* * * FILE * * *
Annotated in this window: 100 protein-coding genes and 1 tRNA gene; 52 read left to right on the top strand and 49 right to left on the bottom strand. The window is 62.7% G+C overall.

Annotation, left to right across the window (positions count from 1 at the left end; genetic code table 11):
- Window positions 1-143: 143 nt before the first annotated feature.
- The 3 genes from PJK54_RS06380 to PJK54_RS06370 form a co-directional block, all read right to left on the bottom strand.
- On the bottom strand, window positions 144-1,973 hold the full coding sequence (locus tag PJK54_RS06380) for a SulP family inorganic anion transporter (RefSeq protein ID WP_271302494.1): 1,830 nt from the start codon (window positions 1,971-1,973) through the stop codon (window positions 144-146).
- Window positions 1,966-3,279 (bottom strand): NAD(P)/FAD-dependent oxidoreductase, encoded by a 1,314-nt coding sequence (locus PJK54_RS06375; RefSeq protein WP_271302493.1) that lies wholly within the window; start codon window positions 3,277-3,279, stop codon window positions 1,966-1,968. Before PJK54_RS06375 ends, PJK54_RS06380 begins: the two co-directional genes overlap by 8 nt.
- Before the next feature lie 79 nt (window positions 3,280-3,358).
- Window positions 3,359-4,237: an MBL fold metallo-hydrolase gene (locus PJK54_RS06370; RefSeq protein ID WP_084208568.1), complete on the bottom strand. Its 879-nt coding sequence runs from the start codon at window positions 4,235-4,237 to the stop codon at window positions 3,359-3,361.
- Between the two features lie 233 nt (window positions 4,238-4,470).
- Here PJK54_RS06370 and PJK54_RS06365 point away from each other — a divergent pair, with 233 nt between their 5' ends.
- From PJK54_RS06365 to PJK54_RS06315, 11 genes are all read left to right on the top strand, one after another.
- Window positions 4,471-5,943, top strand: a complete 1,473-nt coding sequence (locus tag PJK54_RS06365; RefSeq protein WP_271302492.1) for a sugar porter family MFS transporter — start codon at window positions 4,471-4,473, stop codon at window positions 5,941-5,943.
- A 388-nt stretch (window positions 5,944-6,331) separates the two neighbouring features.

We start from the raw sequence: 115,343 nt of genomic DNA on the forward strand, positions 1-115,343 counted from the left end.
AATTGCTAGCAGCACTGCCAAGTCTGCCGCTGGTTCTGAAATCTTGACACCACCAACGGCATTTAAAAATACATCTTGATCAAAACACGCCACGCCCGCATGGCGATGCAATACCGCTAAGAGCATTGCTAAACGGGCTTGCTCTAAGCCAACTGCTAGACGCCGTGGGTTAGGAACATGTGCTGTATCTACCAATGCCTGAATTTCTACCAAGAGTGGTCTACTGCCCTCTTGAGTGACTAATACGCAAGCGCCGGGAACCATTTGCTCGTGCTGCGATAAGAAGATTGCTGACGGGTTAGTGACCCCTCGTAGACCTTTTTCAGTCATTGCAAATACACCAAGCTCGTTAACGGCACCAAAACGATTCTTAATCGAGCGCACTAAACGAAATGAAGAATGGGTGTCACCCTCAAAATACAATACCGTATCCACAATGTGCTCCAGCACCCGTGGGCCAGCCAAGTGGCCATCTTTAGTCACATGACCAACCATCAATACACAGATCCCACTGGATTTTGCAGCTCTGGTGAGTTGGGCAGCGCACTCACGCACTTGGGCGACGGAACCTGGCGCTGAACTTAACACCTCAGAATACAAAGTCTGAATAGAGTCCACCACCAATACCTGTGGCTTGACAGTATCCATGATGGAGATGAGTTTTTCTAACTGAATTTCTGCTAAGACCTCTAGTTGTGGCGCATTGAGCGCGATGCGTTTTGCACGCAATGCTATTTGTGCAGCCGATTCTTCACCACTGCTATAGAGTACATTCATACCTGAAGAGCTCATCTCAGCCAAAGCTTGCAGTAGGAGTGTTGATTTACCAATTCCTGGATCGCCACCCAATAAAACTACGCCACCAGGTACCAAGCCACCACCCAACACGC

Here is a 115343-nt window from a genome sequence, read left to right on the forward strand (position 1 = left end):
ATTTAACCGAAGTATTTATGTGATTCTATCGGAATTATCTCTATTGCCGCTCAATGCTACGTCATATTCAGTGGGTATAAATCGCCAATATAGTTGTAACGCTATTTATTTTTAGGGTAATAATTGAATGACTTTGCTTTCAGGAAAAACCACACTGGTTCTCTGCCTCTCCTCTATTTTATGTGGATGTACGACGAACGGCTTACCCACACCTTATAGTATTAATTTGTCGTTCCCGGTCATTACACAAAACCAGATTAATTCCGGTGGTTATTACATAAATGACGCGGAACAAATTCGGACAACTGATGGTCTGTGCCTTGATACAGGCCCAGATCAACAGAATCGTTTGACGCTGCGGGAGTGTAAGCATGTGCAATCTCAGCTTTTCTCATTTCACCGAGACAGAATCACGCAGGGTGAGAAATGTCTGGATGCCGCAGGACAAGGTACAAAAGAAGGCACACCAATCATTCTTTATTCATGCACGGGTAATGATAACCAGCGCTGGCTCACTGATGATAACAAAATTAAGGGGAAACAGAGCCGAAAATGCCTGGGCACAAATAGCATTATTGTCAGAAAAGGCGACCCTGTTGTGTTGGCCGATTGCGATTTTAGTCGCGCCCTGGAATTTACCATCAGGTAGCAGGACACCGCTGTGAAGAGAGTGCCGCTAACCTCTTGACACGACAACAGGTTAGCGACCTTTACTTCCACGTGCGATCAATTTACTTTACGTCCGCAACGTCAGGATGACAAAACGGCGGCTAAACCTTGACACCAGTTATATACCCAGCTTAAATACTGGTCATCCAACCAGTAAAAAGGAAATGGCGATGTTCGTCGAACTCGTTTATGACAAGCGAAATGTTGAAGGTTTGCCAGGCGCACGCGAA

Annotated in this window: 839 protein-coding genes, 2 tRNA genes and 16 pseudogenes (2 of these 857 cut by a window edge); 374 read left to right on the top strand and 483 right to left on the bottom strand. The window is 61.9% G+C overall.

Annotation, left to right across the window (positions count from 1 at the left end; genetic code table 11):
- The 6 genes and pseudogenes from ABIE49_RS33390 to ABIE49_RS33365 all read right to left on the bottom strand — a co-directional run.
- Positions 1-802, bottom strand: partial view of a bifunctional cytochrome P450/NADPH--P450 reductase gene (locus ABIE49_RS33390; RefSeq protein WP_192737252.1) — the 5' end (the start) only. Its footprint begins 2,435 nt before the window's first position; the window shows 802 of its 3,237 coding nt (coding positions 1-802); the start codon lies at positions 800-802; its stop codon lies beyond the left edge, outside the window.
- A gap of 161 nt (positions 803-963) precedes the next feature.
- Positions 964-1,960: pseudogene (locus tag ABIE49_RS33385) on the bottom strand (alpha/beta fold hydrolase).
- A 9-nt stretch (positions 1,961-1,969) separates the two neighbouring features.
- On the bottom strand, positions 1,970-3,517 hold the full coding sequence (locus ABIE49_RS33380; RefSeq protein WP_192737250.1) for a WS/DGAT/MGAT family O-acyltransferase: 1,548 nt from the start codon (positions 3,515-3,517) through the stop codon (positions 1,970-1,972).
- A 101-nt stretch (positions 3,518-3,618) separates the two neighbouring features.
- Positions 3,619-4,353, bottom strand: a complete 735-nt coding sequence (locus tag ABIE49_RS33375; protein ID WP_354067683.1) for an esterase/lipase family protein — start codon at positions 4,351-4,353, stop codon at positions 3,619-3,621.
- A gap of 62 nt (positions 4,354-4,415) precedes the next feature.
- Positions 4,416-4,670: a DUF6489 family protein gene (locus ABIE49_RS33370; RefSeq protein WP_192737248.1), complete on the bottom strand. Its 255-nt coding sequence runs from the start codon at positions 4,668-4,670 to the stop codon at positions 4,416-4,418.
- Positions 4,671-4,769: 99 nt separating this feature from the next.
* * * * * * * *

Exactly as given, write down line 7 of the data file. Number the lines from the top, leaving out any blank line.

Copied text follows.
- Before the next feature lie 79 nt (window positions 3,280-3,358).